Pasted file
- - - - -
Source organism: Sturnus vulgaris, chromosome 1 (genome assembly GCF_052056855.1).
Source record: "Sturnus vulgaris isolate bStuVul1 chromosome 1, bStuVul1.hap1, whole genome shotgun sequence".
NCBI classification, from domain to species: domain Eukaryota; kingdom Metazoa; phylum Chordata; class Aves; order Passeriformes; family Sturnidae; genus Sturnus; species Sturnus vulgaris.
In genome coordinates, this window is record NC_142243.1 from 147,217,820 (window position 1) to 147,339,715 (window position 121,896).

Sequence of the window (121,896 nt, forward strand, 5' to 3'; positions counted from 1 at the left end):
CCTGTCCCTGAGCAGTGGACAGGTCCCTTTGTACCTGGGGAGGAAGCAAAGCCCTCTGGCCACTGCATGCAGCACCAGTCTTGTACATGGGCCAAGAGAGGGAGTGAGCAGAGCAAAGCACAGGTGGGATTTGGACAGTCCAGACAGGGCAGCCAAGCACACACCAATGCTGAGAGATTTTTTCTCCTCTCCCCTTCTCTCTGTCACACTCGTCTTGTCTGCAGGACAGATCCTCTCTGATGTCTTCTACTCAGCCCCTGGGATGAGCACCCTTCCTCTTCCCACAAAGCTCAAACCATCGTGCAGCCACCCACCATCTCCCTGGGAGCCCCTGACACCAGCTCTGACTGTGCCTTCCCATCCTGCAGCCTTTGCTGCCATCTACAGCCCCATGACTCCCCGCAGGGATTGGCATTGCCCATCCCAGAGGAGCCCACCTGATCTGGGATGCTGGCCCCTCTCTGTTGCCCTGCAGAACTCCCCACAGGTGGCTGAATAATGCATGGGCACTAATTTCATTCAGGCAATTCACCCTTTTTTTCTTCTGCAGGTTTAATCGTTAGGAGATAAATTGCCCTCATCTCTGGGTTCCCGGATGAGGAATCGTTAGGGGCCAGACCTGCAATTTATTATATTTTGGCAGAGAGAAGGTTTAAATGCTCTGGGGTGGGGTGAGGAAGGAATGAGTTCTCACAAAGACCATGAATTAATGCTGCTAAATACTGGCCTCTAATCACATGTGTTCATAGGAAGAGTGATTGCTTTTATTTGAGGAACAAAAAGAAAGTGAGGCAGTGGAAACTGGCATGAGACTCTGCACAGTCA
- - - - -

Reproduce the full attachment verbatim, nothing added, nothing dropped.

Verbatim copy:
Source organism: Sturnus vulgaris, chromosome 1 (genome assembly GCF_052056855.1).
Source record: "Sturnus vulgaris isolate bStuVul1 chromosome 1, bStuVul1.hap1, whole genome shotgun sequence".
NCBI classification, from domain to species: domain Eukaryota; kingdom Metazoa; phylum Chordata; class Aves; order Passeriformes; family Sturnidae; genus Sturnus; species Sturnus vulgaris.
In genome coordinates, this window is record NC_142243.1 from 147,217,820 (window position 1) to 147,339,715 (window position 121,896).

Sequence of the window (121,896 nt, forward strand, 5' to 3'; positions counted from 1 at the left end):
CCTGTCCCTGAGCAGTGGACAGGTCCCTTTGTACCTGGGGAGGAAGCAAAGCCCTCTGGCCACTGCATGCAGCACCAGTCTTGTACATGGGCCAAGAGAGGGAGTGAGCAGAGCAAAGCACAGGTGGGATTTGGACAGTCCAGACAGGGCAGCCAAGCACACACCAATGCTGAGAGATTTTTTCTCCTCTCCCCTTCTCTCTGTCACACTCGTCTTGTCTGCAGGACAGATCCTCTCTGATGTCTTCTACTCAGCCCCTGGGATGAGCACCCTTCCTCTTCCCACAAAGCTCAAACCATCGTGCAGCCACCCACCATCTCCCTGGGAGCCCCTGACACCAGCTCTGACTGTGCCTTCCCATCCTGCAGCCTTTGCTGCCATCTACAGCCCCATGACTCCCCGCAGGGATTGGCATTGCCCATCCCAGAGGAGCCCACCTGATCTGGGATGCTGGCCCCTCTCTGTTGCCCTGCAGAACTCCCCACAGGTGGCTGAATAATGCATGGGCACTAATTTCATTCAGGCAATTCACCCTTTTTTTCTTCTGCAGGTTTAATCGTTAGGAGATAAATTGCCCTCATCTCTGGGTTCCCGGATGAGGAATCGTTAGGGGCCAGACCTGCAATTTATTATATTTTGGCAGAGAGAAGGTTTAAATGCTCTGGGGTGGGGTGAGGAAGGAATGAGTTCTCACAAAGACCATGAATTAATGCTGCTAAATACTGGCCTCTAATCACATGTGTTCATAGGAAGAGTGATTGCTTTTATTTGAGGAACAAAAAGAAAGTGAGGCAGTGGAAACTGGCATGAGACTCTGCACAGTCA